A Market Under Pressure
By Bruce McKinney
The Books, Manuscripts and Ephemera market at auction, as evidenced by both declining prices and percentage of lots sold, continues to be under extreme pressure. In the rooms, the bubble that saw median lot price rise from $410 to $485 between October 2006 and January 2008 has now dropped back to $400 with no evidence to suggest the correction is over. Not so many decades ago auctions regularly sold 90% or more of lots offered. Over the past five years auctions have struggled to complete even 80%, as the percentage of lots sold fell from 78% to 70%. This has occurred because consignors are demanding higher reserves than bidders feel is justified. Many other lots sell at the consignor's reserve [their minimum acceptable bid] with only a single bidder up against the often hidden reserve. Consequently, many lots go unsold and the overall percentage of lots sold declines. Such an approach has the perverse effect of significantly distorting market value even as sales are recorded. As well, from 1999 to 2007 the Americana Exchange, while recording well over 1.5 million auction lots, recorded a 28% increase current valuation followed by a 20% reduction in 2008. The price index today is the same as 2003. During the same period the dollar's purchasing power declined by 17%.
While it is difficult to say what an acceptable 'sell' rate is, historically it's been much higher than it is today. When this weakness is factored in the numbers look less promising.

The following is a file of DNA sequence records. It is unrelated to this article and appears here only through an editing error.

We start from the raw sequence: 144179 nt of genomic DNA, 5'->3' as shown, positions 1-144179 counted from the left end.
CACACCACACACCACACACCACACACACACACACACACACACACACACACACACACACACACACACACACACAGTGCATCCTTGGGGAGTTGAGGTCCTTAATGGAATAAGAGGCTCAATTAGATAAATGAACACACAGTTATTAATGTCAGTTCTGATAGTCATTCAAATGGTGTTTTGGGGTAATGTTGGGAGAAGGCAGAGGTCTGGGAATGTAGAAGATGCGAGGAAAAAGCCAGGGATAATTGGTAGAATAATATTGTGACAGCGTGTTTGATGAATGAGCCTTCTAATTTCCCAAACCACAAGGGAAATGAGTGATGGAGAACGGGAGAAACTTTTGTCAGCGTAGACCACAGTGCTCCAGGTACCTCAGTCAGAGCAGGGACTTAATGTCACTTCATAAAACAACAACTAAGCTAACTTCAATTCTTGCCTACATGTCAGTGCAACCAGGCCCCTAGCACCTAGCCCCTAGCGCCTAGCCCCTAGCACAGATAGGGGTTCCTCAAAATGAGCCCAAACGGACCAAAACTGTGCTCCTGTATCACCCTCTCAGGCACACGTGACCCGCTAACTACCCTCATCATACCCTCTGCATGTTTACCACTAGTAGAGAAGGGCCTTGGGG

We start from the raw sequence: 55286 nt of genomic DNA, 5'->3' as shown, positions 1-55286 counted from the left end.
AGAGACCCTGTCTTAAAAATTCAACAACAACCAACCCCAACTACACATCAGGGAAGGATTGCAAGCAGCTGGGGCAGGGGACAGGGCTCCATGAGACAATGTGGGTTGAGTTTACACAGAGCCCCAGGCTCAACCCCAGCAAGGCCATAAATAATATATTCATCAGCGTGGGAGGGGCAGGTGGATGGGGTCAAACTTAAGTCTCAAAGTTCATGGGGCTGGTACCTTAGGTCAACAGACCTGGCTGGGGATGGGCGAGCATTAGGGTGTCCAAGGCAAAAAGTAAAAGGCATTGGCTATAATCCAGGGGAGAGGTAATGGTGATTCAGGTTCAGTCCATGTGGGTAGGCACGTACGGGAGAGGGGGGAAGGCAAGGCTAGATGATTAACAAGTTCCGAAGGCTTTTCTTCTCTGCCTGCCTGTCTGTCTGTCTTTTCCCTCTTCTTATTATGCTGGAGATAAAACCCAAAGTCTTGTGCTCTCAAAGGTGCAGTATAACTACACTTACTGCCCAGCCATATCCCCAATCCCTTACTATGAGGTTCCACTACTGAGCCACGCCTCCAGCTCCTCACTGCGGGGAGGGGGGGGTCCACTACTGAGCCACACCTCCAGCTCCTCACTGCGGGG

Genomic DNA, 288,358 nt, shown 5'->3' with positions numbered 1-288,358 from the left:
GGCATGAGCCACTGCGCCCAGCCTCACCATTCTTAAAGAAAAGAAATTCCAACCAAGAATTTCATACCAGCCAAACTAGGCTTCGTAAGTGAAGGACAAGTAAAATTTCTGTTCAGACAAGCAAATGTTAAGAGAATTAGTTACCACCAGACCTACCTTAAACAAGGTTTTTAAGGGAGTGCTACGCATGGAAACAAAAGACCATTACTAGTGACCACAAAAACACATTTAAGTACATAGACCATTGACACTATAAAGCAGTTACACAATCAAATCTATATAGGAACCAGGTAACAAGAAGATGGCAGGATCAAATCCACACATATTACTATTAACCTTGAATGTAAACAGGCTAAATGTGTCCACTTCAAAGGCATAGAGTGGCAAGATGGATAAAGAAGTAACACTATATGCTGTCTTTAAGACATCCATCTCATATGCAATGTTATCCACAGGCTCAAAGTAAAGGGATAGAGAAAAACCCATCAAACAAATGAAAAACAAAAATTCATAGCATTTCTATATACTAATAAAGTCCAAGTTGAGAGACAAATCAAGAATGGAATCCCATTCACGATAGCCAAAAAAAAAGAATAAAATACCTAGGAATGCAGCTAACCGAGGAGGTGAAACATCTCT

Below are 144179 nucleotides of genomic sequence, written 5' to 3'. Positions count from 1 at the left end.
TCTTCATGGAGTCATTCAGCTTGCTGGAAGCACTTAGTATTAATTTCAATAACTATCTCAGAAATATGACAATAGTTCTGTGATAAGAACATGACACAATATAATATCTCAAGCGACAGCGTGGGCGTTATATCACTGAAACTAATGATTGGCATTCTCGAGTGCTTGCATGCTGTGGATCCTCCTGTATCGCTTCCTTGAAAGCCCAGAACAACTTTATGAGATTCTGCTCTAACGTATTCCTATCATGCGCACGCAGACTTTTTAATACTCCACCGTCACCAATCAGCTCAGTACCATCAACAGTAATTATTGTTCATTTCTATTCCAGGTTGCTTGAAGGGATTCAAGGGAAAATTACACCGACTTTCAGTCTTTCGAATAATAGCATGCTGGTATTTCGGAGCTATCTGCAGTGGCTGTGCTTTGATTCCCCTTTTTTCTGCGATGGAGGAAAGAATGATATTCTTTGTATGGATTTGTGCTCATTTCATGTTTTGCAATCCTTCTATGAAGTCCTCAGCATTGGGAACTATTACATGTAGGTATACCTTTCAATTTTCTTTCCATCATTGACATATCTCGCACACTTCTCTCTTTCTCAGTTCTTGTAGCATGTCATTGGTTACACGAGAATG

That said, auction houses are independent, make policies, describe material, and promote sales each in unique combinations and as a result achieve unique outcomes. In the AED auction indexes that we maintain and update monthly, sell through rates are established for both individual houses and the field as a whole. In these indexes 45% of the houses have consistently achieved sell through rates of at least 80%. This suggests that high reserves are a strategy for obtaining consignments and are employed by only about half of the houses.
Sell though rates overall have been declining for some time as the "12 Month Sell Through Moving Average" graph shows. During the July 2007 – January 2008 period the percentage of lots sold actually rose but for the period January 2004 to April 2009 the percentage of lots sold fell from 77% to 70%. These results are subject to interpretation.
The impact of "reserves" seems to be weighing heavily on the market. We know this because if 45% of the auction houses can consistently sell 80% of their lots we can assume the other houses could also if not for minimum prices they have agreed to impose [often secretly] upon bidders. Such reserves are not uncommon but when they cause auction sell-through rates to precipitously decline they are clearly interfering with the market's ability to reprice material appropriately. Of course when prices are rising few auction houses says no. In a down market it's particularly important to let the chips fall when demand is declining. We are in such a period today and the adjustment will be more protracted if prices are held artificially high. They will in time adjust and no auction house, while catering to consignors, can afford to alienate buyers with obscured reserves that mislead them into paying above market prices.
A Market Under Pressure
A market under siege
For consignors the issue isn't whether you get your money back. It's what you are going to use the auction's proceeds for. In the current, and in many respects, deflationary environment, a dollar invested in books ten years ago that simply nets out as a dollar back today is not such a bad thing. These days dollars are more difficult to come by.
Here is a link to three graphs on Trends in Book Auction Prices.
These graphs are updated monthly and accessible via the Upcoming Auctions link on the sidebar menu.